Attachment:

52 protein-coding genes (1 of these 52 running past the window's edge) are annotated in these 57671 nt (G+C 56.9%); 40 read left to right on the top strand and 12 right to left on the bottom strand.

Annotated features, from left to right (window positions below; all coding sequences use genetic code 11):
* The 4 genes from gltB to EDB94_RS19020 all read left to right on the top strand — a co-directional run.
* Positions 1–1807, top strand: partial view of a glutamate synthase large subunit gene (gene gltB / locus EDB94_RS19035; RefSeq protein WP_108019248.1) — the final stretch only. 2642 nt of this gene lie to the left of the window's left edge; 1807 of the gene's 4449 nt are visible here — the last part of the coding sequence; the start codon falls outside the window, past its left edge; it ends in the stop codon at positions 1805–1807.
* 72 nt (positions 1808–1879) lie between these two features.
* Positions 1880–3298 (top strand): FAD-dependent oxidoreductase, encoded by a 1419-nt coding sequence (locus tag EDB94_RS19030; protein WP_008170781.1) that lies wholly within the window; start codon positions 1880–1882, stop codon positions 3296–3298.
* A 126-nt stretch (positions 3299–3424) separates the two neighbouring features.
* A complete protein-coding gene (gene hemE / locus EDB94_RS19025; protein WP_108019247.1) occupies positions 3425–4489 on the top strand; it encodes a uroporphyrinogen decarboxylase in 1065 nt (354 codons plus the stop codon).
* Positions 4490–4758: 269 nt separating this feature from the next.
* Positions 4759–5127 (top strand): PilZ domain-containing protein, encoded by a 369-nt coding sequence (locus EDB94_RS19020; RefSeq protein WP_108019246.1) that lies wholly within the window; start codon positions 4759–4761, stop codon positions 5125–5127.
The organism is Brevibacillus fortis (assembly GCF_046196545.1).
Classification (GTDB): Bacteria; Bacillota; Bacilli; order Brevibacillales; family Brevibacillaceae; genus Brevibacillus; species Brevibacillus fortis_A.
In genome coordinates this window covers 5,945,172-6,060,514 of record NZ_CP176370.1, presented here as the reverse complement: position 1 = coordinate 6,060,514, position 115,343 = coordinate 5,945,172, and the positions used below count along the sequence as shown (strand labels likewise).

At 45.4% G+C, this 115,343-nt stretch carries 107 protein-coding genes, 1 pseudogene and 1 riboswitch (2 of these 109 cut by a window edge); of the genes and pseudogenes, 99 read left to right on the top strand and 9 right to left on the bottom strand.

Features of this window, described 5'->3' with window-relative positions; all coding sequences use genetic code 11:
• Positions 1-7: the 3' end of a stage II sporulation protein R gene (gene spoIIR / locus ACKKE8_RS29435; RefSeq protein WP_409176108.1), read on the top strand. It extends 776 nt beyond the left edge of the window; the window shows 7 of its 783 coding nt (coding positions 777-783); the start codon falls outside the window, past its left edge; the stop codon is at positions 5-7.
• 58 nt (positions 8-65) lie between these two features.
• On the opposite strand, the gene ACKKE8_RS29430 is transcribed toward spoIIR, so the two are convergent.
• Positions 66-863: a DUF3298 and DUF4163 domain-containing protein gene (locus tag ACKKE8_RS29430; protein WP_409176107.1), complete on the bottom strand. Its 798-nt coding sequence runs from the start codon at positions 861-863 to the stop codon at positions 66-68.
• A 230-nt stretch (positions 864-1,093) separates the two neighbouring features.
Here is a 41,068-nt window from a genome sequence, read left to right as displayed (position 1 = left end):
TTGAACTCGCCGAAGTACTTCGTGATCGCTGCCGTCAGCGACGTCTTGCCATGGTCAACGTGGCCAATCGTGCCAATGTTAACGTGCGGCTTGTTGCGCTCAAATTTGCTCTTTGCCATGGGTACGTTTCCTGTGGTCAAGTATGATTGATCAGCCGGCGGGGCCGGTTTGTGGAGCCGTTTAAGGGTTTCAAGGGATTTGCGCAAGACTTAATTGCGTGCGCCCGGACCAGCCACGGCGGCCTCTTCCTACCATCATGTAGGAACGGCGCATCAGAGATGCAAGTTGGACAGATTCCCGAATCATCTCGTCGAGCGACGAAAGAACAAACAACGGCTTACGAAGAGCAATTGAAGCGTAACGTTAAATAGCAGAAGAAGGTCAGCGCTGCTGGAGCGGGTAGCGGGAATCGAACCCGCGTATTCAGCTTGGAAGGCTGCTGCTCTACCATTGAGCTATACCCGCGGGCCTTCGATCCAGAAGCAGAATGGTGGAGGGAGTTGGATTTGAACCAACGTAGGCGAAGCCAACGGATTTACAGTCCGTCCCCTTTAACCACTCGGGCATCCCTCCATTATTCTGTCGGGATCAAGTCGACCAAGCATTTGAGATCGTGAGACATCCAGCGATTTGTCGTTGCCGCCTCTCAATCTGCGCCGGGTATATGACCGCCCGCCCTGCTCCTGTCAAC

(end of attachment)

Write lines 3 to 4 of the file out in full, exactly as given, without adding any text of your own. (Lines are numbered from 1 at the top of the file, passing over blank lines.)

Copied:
* The 4 genes from gltB to EDB94_RS19020 all read left to right on the top strand — a co-directional run.
* Positions 1–1807, top strand: partial view of a glutamate synthase large subunit gene (gene gltB / locus EDB94_RS19035; RefSeq protein WP_108019248.1) — the final stretch only. 2642 nt of this gene lie to the left of the window's left edge; 1807 of the gene's 4449 nt are visible here — the last part of the coding sequence; the start codon falls outside the window, past its left edge; it ends in the stop codon at positions 1805–1807.